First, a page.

This week, the Portland Press Herald Editorial Board attacked me for my longtime support of a balanced-budget amendment to the U.S. Constitution (“Our View: Poliquin wants it both ways on federal deficits,” April 16). Unlike those on the editorial board, I believe the federal government should not spend money it doesn’t have. To a lot of fellow Mainers, that’s just common sense. Let me address the editorial board’s attacks individually.

Their first claim: My support for a balanced-budget amendment is nothing but a messaging ploy to score political points.

The truth: I have supported a balanced-budget amendment for years, dating back to my work as your state treasurer. In Congress, I signed on as an original co-sponsor of this budget discipline the day after being sworn in to office in January 2015. Since then, I have continuously pushed for a vote on this legislation. Last week, my hard work paid off. The House finally had a floor vote on a balanced-budget amendment to the Constitution. There is absolutely no ambiguity about my longtime support for a legal requirement for Washington to balance its books. Anything reported differently is pure fiction.

Their second claim: I hope no one in Maine is paying attention.

The truth: I’ve been publicly and vocally fighting for a balanced-budget amendment since before I entered Congress. Just in the last two weeks, I’ve sent out multiple news releases; conducted several interviews with media across Maine, and spoken directly on the House floor about this critical vote. Believe me, I want everyone in Maine to know exactly where I stand on this critical issue. I hope Mainers aren’t paying attention? Give me a break.

Their third claim: Republicans control the House, the Senate and the White House. Therefore, they could pass a balanced budget if they really wanted.

The truth: The Press Herald Editorial Board is being patently dishonest with the facts here, or they just don’t know how Congress works.

It requires at least 60 votes in the Senate – which the Republicans don’t have – to pass any kind of budget. Anyone in the media worth their salt who writes about this topic would know that it would take a two-thirds vote in both chambers of Congress to pass a constitutional amendment. Well, guess what? Republicans don’t have two-thirds of the seats in the House or the Senate. This seems important to include in the Press Herald editorial, but, of course, it was conveniently omitted.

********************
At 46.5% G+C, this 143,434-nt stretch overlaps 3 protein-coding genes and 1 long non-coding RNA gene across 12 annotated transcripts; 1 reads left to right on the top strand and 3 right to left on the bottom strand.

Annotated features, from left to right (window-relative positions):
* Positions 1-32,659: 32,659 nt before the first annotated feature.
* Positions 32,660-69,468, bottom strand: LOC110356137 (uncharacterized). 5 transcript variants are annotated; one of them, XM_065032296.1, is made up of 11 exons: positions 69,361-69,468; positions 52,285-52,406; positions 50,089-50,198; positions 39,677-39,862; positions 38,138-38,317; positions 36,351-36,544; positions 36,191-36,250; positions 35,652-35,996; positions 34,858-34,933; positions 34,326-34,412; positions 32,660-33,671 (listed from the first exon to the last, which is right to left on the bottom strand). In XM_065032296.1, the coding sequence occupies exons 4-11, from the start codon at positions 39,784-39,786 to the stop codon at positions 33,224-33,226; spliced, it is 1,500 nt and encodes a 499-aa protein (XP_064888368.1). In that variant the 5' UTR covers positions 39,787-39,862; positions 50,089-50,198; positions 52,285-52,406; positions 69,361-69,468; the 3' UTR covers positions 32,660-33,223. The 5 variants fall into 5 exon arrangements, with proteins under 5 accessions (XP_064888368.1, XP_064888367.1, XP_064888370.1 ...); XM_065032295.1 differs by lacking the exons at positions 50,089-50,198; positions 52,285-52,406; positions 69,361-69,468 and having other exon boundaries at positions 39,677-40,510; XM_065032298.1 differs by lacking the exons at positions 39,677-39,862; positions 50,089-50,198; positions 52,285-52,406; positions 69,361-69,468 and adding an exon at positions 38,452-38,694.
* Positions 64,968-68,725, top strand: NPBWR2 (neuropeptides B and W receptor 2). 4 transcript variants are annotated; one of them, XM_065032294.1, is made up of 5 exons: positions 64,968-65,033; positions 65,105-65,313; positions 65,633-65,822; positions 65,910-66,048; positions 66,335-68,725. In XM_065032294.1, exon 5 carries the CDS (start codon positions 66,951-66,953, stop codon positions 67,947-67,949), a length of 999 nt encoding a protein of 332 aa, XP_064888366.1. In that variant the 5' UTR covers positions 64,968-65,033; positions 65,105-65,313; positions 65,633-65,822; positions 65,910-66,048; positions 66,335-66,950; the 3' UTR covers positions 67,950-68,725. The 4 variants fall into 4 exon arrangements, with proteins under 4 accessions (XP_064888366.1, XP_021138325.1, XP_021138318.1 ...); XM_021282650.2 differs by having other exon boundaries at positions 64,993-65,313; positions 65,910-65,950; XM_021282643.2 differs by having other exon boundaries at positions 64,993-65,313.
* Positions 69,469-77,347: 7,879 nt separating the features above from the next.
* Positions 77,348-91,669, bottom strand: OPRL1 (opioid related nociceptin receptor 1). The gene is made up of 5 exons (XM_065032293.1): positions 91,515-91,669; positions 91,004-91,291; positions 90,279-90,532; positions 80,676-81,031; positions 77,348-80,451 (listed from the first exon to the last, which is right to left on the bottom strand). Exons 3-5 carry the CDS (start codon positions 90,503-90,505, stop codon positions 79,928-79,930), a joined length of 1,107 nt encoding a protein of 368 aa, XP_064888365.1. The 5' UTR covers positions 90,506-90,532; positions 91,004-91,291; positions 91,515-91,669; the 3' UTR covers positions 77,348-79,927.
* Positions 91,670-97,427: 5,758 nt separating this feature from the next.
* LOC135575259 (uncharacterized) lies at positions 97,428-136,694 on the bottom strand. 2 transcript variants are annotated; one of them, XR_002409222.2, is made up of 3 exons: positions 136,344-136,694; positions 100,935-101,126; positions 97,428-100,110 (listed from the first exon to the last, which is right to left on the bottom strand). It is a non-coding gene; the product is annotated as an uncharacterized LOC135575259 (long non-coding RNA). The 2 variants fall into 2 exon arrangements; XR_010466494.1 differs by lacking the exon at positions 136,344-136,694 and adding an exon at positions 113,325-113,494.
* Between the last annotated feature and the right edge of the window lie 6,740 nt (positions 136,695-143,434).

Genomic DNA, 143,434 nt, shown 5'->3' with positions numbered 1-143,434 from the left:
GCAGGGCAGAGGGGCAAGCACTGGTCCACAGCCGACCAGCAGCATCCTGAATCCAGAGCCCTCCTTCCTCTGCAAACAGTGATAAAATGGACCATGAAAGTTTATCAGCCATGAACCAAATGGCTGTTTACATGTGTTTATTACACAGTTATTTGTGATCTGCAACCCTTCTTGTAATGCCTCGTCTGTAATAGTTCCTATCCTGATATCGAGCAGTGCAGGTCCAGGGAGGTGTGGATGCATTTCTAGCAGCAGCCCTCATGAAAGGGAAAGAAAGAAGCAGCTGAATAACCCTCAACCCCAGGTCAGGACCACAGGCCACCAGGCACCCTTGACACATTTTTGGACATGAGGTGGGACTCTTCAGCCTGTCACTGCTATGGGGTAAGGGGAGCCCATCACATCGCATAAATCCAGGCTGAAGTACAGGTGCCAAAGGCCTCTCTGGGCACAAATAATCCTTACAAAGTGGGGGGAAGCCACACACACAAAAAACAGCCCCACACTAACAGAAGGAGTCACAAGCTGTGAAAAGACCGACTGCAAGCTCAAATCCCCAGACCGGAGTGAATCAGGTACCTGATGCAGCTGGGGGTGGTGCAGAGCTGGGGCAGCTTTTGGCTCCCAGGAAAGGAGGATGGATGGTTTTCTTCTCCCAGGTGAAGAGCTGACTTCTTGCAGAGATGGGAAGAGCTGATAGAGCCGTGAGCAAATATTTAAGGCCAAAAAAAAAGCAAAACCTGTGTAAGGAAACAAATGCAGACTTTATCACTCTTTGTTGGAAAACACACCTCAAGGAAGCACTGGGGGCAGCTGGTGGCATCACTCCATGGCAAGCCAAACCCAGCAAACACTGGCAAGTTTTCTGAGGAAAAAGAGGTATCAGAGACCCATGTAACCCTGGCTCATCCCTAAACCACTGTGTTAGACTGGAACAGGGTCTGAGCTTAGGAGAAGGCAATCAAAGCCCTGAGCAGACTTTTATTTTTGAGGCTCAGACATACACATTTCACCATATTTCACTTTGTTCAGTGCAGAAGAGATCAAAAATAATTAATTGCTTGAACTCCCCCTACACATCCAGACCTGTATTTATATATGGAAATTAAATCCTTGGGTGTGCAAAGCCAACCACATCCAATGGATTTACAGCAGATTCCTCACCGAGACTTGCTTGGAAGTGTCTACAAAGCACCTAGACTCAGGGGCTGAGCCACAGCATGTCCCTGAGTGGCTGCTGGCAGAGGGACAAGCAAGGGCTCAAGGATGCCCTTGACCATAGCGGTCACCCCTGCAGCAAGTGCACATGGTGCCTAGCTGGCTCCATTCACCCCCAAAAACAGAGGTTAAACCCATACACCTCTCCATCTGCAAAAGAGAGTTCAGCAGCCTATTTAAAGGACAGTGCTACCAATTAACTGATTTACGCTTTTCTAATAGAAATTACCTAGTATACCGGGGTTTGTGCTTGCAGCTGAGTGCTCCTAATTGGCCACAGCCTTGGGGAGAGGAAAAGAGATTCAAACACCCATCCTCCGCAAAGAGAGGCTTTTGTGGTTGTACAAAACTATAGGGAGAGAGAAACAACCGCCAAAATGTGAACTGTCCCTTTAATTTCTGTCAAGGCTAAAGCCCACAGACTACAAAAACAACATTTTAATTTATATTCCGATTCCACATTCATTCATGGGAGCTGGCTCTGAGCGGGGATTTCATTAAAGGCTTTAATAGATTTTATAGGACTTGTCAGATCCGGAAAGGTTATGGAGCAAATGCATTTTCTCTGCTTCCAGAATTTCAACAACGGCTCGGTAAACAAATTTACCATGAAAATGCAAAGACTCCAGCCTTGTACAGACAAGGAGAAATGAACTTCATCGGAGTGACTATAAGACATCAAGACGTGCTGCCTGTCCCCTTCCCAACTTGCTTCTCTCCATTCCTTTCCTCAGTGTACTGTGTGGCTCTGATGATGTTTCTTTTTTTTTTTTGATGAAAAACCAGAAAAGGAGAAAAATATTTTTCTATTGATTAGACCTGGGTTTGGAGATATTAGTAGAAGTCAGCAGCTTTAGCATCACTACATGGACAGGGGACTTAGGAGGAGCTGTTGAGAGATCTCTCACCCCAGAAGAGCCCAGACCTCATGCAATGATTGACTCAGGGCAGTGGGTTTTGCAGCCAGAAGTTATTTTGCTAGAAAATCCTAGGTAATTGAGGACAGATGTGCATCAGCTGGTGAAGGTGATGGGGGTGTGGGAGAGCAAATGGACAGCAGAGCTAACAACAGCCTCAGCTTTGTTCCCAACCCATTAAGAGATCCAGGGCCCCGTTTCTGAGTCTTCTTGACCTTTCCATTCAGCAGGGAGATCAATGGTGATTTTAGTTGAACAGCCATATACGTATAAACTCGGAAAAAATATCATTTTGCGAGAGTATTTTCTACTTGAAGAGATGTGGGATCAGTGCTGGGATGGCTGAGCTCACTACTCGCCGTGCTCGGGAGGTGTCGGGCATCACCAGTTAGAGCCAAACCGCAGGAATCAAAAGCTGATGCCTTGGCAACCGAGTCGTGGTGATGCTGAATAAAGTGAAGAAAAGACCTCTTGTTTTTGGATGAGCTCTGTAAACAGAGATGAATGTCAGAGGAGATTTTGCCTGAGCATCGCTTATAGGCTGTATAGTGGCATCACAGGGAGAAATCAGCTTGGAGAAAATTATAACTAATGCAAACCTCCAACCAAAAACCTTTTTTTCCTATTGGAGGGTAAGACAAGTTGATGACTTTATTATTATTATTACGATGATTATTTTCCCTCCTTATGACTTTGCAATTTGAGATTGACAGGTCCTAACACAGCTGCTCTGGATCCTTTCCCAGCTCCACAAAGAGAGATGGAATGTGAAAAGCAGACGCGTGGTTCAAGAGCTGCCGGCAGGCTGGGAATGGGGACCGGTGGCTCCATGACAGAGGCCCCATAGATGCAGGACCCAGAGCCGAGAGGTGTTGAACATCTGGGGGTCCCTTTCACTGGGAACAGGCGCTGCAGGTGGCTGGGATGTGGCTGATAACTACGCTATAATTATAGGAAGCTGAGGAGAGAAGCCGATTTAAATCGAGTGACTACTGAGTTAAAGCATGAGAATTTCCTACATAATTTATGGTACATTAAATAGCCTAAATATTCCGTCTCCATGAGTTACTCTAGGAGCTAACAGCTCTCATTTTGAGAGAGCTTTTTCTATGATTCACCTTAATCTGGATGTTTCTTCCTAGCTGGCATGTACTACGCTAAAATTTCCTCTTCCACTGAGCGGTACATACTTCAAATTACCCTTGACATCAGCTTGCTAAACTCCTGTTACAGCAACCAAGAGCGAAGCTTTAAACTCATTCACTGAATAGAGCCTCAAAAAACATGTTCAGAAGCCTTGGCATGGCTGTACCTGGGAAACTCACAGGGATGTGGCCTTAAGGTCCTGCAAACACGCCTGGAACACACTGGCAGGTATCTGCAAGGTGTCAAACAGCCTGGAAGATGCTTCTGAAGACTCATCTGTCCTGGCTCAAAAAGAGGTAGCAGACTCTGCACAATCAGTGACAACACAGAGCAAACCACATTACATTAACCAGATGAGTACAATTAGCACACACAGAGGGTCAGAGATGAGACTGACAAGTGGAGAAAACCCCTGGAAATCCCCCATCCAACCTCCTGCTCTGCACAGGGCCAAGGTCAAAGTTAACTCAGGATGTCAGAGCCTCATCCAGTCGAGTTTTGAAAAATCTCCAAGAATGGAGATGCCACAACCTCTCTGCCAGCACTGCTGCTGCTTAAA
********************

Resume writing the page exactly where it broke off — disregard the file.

Furthermore, the editorial board missed the most important part of this entire issue: the broken budgeting process in Washington itself.

Earlier this year, each member of Congress was forced to vote up or down at the eleventh hour on a massive, 2,200-page spending package to fund the government and keep it open. Included in the omnibus budget were funds to rebuild our military during a time of war; money to construct advanced Navy destroyers at Bath Iron Works (which employs 6,000 fellow Mainers); assistance to combat the opioid epidemic, which is killing our kids; funds for LIHEAP heating oil assistance and school safety improvements, and many other priorities that the Press Herald Editorial Board likely supports. Vote “yes,” and Maine and America funds these priorities. Vote “no,” and you get nothing. But, also included in the budget was a whole lot of waste. And that is exactly the problem.

We need a balanced-budget amendment to the U.S. Constitution to force Washington to spend only what it takes in, like nearly every state government across America. This will prioritize spending just like frugally managing a household or small-business budget. When you run out of money, that’s it – no more spending, or borrowing money your kids will have to repay. Only then will our nation’s books balance. With this discipline, we can then start chipping away at the $21 trillion mountain of public debt.

This is what I support. I hope it’s crystal clear.

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